Tamar: Incest, immorality, feigned prostitution, a Gentile
Rahab: Harlotry, lying, deception, a Canaanite
Ruth: A woman from Moab—a nation born out of incest
Four unlikely women:
Three are Gentiles
Three are involved in some form of sexual immorality
Two are involved in prostitution
One is an adulteress
All four are in the line that leads to Jesus Christ!
Why would God include women like that in this list? But it’s not just the women. Think about Abraham, Isaac, Jacob and David. They were sinners, too. Why include people like that?
A Message to the Self-Righteous
I think there are three answers to that question:
1. He did it to send a message to self-righteous people.
Matthew was written especially to the Jews. Many of their leaders (the Pharisees in particular) were self-righteous and judgmental toward others. They truly thought they deserved eternal life. What a shock it would be to read this genealogy because it is filled with liars, murderers, thieves, adulterers and harlots. Not a pretty picture. Not a “clean” family tree. This list was a stinging rebuke to that kind of judgmental self-righteousness.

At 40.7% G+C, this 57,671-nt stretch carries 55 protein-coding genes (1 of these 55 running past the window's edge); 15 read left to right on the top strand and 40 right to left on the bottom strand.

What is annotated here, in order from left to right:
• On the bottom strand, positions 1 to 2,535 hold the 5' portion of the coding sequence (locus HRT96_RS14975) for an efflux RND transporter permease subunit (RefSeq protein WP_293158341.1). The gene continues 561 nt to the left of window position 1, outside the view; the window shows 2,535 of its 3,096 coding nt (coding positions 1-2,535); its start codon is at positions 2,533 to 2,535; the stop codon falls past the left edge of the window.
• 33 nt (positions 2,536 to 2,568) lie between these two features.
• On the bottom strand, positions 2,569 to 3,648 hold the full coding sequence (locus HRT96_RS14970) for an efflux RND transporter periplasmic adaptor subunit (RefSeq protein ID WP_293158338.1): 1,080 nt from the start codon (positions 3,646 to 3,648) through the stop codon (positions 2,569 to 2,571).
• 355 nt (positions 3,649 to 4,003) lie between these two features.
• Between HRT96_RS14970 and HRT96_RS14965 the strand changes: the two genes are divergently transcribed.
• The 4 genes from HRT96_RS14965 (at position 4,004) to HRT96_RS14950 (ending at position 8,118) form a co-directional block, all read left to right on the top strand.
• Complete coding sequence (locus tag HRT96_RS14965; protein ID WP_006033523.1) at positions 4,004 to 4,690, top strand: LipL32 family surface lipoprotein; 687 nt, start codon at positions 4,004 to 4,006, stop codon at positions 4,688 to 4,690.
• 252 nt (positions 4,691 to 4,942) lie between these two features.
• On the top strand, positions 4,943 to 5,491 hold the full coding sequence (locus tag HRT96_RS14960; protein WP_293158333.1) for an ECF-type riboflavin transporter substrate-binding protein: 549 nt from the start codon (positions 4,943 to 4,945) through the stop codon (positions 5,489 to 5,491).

Do you know what this means? Jesus was born into a sinful family. He came from a long line of sinners.
2. He did it so that God’s grace might be richly displayed.
If you come from a family like this, you can’t exactly boast of your heritage. Sure, your ancestors were rulers and kings, but they were also great sinners.
Question: Can a prostitute go to heaven? Yes or no? Can an adulterer go to heaven? Can a murderer go to heaven? Can a liar go to heaven? You’d better say yes, because Rahab and David are both going to be in heaven—and Rahab was a prostitute and a liar and David was an adulterer and a murderer.
When you read the stories of these four women—and of the men on the list—you aren’t supposed to focus on the sin, but on the grace of God. The hero of this story is God. His grace shines through the blackest of human sin as he chooses flawed men and women and places them in Jesus’ family tree.
3. He did it so that we would focus on Jesus Christ.
Many people are intimidated by Jesus Christ. They hook him up with a lot of religious paraphernalia—big sanctuaries, stained glass, beautiful choir, pipe organs, formal prayers, and all the rest. When they look at the trappings, it’s all very intimidating to them. To many in the world today, Jesus seems too good to be true.
This genealogy is in the Bible to let us know that he had a background a lot like yours and mine. He called himself “the friend of sinners,” and he said he didn’t come to call the righteous, but sinners to repentance. He said, “The Son of man has come to seek and to save that which is lost.” (Luke 19:10)
Home for the Holidays